A Critical Investigation of Policy, Research, and Programs that Aim to Support Children’s Transition to Kindergarten in Quebec
AbstractThis article critically examines Quebec policy and programs related to children’s transition to kindergarten, with a particular focus on “hard to reach” families (Hong, 2009; Mapp et Hong, 2010): those that are low-income, have limited levels of formal education, are part of racialized groups, speak a mother tongue other than English or French, and/or are recent immigrants. A conceptual analysis of parent pedagogicalization (Popkewitz, 2003) and of the difference between the transition to school and school readiness is followed by a review of the literature on children from “hard to reach” families beginning school. Five themes are identified in the literature: socio-demographic characteristics and academic achievement, the neighbourhood environment, transition practices, parent perspectives, and classroom processes. The article concludes with implications for policy, practice, and further research in order to support children’s transition to kindergarten from a strength-based, as opposed to a deficit-oriented, perspective (Carr, 2001; Dahlberg, Moss & Pence, 2007; Swadener & Lubeck, 1995).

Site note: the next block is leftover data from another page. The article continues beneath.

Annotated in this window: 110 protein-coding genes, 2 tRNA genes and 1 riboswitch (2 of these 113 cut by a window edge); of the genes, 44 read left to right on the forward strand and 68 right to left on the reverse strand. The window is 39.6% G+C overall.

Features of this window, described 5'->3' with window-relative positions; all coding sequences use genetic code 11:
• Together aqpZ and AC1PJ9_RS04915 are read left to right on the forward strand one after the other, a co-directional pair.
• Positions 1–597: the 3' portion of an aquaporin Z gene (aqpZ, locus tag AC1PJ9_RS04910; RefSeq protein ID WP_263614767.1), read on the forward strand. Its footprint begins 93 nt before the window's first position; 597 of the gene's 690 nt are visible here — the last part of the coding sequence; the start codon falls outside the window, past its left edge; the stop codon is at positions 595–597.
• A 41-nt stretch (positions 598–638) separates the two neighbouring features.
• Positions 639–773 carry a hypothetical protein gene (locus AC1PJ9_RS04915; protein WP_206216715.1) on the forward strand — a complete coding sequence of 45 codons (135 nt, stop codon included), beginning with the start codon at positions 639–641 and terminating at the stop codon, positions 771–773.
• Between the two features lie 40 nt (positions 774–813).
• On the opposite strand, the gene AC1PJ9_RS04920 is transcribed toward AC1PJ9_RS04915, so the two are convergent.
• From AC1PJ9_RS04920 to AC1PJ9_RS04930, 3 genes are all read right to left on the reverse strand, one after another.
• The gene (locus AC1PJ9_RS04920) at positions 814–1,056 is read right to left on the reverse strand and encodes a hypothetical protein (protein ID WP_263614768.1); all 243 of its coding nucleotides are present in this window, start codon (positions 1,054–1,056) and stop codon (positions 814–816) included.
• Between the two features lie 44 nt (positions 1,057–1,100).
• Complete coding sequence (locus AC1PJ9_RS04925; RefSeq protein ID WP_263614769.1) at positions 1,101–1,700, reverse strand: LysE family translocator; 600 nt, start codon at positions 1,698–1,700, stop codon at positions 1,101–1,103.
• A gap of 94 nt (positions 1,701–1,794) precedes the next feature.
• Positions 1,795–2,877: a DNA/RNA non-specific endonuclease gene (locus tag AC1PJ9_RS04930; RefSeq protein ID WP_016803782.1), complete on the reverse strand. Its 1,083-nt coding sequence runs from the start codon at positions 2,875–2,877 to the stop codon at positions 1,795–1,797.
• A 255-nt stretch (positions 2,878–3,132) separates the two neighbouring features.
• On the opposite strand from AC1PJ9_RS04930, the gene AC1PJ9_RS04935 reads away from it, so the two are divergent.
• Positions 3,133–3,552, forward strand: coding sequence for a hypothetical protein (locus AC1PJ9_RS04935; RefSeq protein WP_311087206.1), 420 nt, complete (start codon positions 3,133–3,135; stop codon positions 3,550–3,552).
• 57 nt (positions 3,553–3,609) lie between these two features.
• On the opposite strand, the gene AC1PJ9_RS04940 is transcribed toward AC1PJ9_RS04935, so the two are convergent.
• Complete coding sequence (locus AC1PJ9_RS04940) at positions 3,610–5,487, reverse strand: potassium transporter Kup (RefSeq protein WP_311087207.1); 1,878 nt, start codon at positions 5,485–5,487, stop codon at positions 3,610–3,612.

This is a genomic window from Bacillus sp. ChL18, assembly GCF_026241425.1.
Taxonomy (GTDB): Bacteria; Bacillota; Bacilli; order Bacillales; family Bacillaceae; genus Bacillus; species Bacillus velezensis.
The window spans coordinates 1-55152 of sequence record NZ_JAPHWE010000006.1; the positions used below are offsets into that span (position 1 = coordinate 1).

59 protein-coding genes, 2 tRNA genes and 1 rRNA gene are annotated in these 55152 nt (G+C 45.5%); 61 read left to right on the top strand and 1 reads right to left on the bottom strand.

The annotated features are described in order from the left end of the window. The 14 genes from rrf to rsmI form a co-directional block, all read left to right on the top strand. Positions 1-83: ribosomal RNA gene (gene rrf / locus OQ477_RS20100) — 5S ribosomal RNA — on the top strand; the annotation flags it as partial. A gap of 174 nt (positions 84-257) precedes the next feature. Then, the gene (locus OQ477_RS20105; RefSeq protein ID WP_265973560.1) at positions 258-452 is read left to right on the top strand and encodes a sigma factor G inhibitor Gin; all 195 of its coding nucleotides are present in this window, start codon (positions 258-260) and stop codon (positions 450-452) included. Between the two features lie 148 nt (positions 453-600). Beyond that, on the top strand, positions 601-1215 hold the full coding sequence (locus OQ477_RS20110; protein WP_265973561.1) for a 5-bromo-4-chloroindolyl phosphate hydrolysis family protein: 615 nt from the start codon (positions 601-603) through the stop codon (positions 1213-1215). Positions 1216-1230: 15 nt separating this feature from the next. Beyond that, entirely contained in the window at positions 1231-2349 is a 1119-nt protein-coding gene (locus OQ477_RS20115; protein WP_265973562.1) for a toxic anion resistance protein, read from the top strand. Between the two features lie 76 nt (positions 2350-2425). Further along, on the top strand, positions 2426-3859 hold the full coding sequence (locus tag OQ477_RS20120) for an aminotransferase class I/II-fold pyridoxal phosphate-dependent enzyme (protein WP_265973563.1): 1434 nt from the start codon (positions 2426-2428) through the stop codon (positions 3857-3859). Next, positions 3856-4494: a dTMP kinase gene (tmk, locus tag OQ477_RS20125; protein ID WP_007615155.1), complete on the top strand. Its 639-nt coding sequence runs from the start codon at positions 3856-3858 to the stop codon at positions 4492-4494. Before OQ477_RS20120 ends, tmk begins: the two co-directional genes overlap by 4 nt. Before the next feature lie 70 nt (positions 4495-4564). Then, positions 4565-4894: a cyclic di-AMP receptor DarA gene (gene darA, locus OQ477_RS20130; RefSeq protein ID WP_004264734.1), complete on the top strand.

Copyright (c) 2012 Joanne S. Lehrer
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